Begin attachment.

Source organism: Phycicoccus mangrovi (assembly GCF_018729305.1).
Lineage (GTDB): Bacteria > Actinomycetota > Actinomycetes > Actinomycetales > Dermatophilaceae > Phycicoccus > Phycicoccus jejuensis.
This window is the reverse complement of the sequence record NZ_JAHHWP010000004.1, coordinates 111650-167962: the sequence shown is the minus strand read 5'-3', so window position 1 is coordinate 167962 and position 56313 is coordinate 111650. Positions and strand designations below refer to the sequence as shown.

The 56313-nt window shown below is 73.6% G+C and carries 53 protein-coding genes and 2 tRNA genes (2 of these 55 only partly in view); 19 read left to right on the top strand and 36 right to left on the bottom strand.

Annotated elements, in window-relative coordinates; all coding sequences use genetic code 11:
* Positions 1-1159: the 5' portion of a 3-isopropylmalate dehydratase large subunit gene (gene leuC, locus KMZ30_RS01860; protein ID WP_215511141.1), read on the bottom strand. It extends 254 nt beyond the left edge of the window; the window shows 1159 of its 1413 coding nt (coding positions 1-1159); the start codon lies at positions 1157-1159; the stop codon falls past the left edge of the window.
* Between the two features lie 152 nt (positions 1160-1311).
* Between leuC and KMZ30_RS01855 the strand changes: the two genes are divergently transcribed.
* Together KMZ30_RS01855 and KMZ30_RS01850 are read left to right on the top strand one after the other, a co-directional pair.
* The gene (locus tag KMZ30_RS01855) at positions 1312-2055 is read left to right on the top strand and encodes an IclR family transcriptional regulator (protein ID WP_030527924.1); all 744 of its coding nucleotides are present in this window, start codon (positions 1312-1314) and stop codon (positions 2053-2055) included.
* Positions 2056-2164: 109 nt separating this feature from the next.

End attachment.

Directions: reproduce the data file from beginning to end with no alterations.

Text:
Source organism: Phycicoccus mangrovi (assembly GCF_018729305.1).
Lineage (GTDB): Bacteria > Actinomycetota > Actinomycetes > Actinomycetales > Dermatophilaceae > Phycicoccus > Phycicoccus jejuensis.
This window is the reverse complement of the sequence record NZ_JAHHWP010000004.1, coordinates 111650-167962: the sequence shown is the minus strand read 5'-3', so window position 1 is coordinate 167962 and position 56313 is coordinate 111650. Positions and strand designations below refer to the sequence as shown.

The 56313-nt window shown below is 73.6% G+C and carries 53 protein-coding genes and 2 tRNA genes (2 of these 55 only partly in view); 19 read left to right on the top strand and 36 right to left on the bottom strand.

Annotated elements, in window-relative coordinates; all coding sequences use genetic code 11:
* Positions 1-1159: the 5' portion of a 3-isopropylmalate dehydratase large subunit gene (gene leuC, locus KMZ30_RS01860; protein ID WP_215511141.1), read on the bottom strand. It extends 254 nt beyond the left edge of the window; the window shows 1159 of its 1413 coding nt (coding positions 1-1159); the start codon lies at positions 1157-1159; the stop codon falls past the left edge of the window.
* Between the two features lie 152 nt (positions 1160-1311).
* Between leuC and KMZ30_RS01855 the strand changes: the two genes are divergently transcribed.
* Together KMZ30_RS01855 and KMZ30_RS01850 are read left to right on the top strand one after the other, a co-directional pair.
* The gene (locus tag KMZ30_RS01855) at positions 1312-2055 is read left to right on the top strand and encodes an IclR family transcriptional regulator (protein ID WP_030527924.1); all 744 of its coding nucleotides are present in this window, start codon (positions 1312-1314) and stop codon (positions 2053-2055) included.
* Positions 2056-2164: 109 nt separating this feature from the next.